The “Family History” Physicians Forget to Ask About: Post Traumatic Slave Syndrome & Liberation Psychology

Ankrish Milne ’23 and Elise Prehoda ’23

Written by Ankrish Milne ’23 and Elise Prehoda ’23

In the summer of 2020, Larner College of Medicine Class of 2023 medical students Grace Eisenbiegler, Lud Eyasu, Akua Frimpong, Charlotte Gemes, Krisandra Kneer, Liana Mathias, and Alexa Rosenthall worked with then Interim Assistant Dean for Students Prema Menon, M.D., Ph.D., to create the Race Dialogue Series – “an elective summer discussion series to allow medical students to engage in peer-to-peer dialogue on the intersection of race and medicine.”

In 2021, Class of 2024 medical students Ankrish Milne, Elise Prehoda, Hannah Cook, Izabella Ostrowski, and Mahima Poreddy became the new leaders of the series.

On July 20, 2021, the group was joined by Marissa Coleman, Psy.D, a medical student wellness advisor at Larner and clinical psychologist at the UVM Medical Center for a session entitled, “Post-traumatic Slave Syndrome and Liberation Psychology.”

Below, Milne and Prehoda reflect on lessons learned during this session – the second in a four-part series.

Is it possible that traumas endured centuries ago could impact both the mental and physical health of descendants today? And if so, why are we as medical students and healthcare professionals not talking about it?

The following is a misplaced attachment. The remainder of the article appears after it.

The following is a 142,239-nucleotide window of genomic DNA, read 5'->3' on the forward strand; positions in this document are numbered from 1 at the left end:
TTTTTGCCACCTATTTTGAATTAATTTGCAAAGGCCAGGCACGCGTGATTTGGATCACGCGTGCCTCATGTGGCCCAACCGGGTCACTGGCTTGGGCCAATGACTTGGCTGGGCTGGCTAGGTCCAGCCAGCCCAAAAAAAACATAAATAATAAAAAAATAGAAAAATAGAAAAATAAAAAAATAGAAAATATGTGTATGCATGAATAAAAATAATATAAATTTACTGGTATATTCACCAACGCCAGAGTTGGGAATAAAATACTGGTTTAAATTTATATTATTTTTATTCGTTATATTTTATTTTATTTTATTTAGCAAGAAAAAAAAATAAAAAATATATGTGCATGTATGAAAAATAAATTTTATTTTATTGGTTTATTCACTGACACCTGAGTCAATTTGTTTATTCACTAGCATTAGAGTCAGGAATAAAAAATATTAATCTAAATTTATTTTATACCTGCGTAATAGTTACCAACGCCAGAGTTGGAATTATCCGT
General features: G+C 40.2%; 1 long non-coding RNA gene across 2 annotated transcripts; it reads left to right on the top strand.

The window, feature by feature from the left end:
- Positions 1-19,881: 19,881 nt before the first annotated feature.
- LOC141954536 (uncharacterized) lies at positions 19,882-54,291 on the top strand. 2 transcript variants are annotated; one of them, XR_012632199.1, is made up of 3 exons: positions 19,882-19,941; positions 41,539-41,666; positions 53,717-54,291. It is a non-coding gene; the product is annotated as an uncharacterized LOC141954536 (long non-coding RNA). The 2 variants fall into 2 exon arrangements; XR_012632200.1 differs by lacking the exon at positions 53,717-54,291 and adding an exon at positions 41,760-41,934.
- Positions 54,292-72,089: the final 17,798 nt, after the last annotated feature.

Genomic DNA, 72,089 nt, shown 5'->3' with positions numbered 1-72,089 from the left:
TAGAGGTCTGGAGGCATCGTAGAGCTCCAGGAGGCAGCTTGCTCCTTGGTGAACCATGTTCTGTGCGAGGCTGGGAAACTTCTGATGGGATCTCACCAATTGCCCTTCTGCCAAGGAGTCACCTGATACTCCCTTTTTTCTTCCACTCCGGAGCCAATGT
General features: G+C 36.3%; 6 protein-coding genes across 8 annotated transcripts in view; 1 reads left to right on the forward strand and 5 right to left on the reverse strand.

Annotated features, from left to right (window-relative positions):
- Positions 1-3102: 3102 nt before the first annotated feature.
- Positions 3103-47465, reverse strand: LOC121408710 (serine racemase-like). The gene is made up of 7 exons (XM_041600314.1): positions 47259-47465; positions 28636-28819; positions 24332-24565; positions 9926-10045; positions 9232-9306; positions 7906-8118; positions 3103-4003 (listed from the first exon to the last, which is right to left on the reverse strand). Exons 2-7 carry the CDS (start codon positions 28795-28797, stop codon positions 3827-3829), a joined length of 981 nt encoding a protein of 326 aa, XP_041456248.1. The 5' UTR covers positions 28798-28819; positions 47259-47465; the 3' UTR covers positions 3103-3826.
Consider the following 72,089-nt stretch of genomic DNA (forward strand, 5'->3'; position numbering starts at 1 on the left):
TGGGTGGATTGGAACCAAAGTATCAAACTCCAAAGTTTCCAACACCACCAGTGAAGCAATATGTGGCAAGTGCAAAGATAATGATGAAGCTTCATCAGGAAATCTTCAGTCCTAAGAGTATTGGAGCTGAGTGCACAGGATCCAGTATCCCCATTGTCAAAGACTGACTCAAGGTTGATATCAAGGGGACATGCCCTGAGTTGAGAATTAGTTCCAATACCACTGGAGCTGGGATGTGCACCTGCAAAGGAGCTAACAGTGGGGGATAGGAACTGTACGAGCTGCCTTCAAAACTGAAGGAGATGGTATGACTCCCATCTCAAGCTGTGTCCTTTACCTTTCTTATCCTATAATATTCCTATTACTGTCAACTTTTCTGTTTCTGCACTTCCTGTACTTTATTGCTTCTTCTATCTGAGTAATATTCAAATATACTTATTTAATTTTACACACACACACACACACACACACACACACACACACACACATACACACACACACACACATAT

If this is the first time you are hearing about “Post Traumatic Slave Syndrome (PTSS),” the term likely elicits some discomfort; I certainly felt that way the first time I saw the term. Sitting with this discomfort, asking difficult questions, and learning about issues that impact the health of marginalized groups are central themes of the Race Dialogues Summer Series1.

On July 20th, Dr. Marissa Coleman2 generously offered her time and wisdom to facilitate a session about PTSS and Liberation Psychology, theories that can help clinicians better understand, build trust with, and more effectively treat patients with marginalized identities.

According to Dr. Joy DeGruy, the sociologist who coined the term, Post Traumatic Slave Syndrome is “a condition that exists when a population has experienced multigenerational trauma resulting from centuries of slavery and continues to experience oppression and institutionalized racism today.”

Dr. DeGruy begins explaining PTSS with the assertion that enslaved African-Americans suffered from post-traumatic stress disorder (PTSD), the symptoms of which include emotional numbness, avoidance, heightened reactions, and unwanted flashbacks. Even after enslaved people were “freed,” their PTSD persisted. The children of these formerly enslaved people, in some sense, inherited their parents’ traumas: they grew up facing their parents’ slavery-induced PTSD, while also experiencing various traumas of their own as Black people living in a racist country. Dr. DeGruy concludes that this cycle of trauma was perpetuated through generations, ultimately leading to PTSS, whose symptoms are similar to those of PTSD.

After a discussion of PTSS, Dr. Coleman went on to discuss Liberation Psychology, a framework founded in the works of Ignacio Martín-Baró3, who referred to the term as a psychology “for the oppressed.” In Western medicine and psychology today, the examination and treatment of patients tends to be ahistorical, acontextual, and individualistic.